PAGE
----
Many of the Bureau's projects address the effects of agriculture, mining, and urban development on Montana's ground-water resources.The MBMG is conducting several investigations related to specific localities or specific issues statewide. Nitrate in groundwater has become a challenge for new subdivisions and must be addressed separately for each site. Similarly, pharmaceuticals and other chemicals are finding their way from septic tanks to groundwater supplies. New analytical tools such as isotopes and new analytical instruments for organic chemicals are being employed to develop a better understanding of how groundwater can be protected.
Listed below are projects and contact information for project managers.
Yellowstone Controlled Ground-Water Area Long-Term Monitoring — Location: Southwest Montana, near Yellowstone Park — Development of ground-water resources near Yellowstone Park may adversely affect the geothermal resources of the park. In 1994, the State of Montana and the National Park Service established a controlled groundwater area within Montana. Distinctions between man-induced changes and natural processes cannot be made without comprehensive surface-water and groundwater monitoring both inside and outside the Park. Currently there are 16 wells and 11 springs that are being monitored by the Bureau of Mines and Geology within the Controlled Groundwater Area. Water-level, spring discharge, and water-quality data are available through Ground-Water Information Center. Email John LaFave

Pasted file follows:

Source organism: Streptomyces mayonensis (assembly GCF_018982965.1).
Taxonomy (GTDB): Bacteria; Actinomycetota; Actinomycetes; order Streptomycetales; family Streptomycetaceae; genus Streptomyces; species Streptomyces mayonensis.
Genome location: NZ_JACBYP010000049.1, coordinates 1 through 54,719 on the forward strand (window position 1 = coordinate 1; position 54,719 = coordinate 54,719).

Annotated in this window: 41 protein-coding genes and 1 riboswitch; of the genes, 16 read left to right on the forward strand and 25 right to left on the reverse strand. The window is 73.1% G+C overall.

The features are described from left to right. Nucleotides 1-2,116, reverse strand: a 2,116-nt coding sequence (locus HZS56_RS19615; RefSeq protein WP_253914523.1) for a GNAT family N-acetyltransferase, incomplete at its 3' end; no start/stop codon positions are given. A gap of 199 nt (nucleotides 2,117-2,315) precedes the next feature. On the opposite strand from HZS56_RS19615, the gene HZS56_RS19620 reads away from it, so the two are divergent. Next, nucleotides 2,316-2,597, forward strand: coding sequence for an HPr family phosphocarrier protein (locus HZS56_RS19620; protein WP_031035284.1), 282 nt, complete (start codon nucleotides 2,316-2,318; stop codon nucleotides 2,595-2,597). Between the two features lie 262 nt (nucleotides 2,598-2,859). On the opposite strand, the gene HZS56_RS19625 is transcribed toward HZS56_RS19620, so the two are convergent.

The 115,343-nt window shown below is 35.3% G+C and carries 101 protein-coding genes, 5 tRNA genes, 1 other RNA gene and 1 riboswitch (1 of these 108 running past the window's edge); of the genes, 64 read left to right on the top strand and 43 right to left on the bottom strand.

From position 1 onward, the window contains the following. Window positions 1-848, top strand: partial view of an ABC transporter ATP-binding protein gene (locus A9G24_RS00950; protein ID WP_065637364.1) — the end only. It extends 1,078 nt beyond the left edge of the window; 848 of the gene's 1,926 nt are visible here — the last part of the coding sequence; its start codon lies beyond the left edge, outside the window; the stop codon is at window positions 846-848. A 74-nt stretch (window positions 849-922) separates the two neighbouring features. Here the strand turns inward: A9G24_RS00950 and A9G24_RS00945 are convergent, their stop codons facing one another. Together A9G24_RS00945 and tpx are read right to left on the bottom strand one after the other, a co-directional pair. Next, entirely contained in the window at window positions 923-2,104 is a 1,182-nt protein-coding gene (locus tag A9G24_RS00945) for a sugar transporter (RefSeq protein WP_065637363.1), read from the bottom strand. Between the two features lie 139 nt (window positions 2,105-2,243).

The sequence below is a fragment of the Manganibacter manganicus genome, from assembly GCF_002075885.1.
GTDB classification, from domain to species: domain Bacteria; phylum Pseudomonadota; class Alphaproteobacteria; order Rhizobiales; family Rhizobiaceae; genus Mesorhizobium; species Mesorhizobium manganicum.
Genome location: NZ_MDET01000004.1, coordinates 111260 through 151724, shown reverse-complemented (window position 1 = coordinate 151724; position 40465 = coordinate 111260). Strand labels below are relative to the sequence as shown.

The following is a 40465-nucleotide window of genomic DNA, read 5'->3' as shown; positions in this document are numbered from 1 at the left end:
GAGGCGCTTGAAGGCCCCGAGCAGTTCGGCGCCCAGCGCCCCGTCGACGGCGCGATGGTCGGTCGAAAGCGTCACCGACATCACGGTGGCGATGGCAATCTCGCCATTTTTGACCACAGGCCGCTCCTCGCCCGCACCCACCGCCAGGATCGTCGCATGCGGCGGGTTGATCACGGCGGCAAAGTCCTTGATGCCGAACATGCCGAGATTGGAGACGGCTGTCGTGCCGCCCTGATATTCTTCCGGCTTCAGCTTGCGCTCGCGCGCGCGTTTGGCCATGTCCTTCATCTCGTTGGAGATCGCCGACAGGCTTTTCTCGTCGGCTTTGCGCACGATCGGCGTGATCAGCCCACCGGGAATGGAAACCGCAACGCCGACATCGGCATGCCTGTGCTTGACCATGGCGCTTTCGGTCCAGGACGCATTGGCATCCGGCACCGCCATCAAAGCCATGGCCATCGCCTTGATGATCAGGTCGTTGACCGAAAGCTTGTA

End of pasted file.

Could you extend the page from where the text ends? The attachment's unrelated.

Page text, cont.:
- Natural Resources Conservation Service (NRCS) Technical Data — Location: Statewide — Farm and ranch operators are continuously seeking new stockwater supplies in the face of changing operation plans, drought, and other factors. At some locations, operators also use flowing artesian wells as water sources. Problems with flowing artesian wells include winterization (so they can be shut in when not in use) and leakage around the casing at the land surface in some cases. The NRCS provides cost share funds through its Environmental Quality Incentives Program (EQIP) program to help operators seek new stockwater supplies and repair flowing artesian wells. The EQIP program requires specific technical information regarding potential well depths and field evaluations of uncontrolled flowing artesian wells before cost share funds can be obligated.
The MBMG uses the GWIC database and geologic maps to determine potential aquifers and estimated drilling depths at locations where NRCS cooperators desire to construct stockwater wells. The information is compiled into a short written report that is forwarded to the NRCS field office making the request. At the request of the NRCS, MBMG staff will visit selected flowing artesian wells to record the well’s precise location, measure water-quality parameters, measure discharge, evaluate well-head leakage, and video-log borehole conditions. The field data are compiled and a written report prepared outlining options for rehabilitation or abandonment of the well.
Hydrogeologic data obtained from the well visits and updates to GWIC from other new information are available to the citizens of Montana from the GWIC database. Email John LaFave
- Carbon County — Quantifying alluvial groundwater from irrigation sources and identifying recharge to public water supplies (Jon Reiten). Completed this spring a new project carries on some of this. This new project will be a three year, DNRC RRG funded project scheduled to start January 2014. Email Liddi Meredith
- Cascade County — Madison and overlying aquifer recharge sources. This project will be complete December 2013. Funded by a DNRC RDGP grant. Email Liddi Meredith
- Eastern Montana — Groundwater model of the Fox Hills Aquifer Powder River County—Bedrock contributions to streams and rivers Email Jon Reiten
- Stillwater County — The source of recharge to and the quality of major bedrock aquifer, Three year DNRC RRG funded project scheduled to start January 2014. Email Kevin Chandler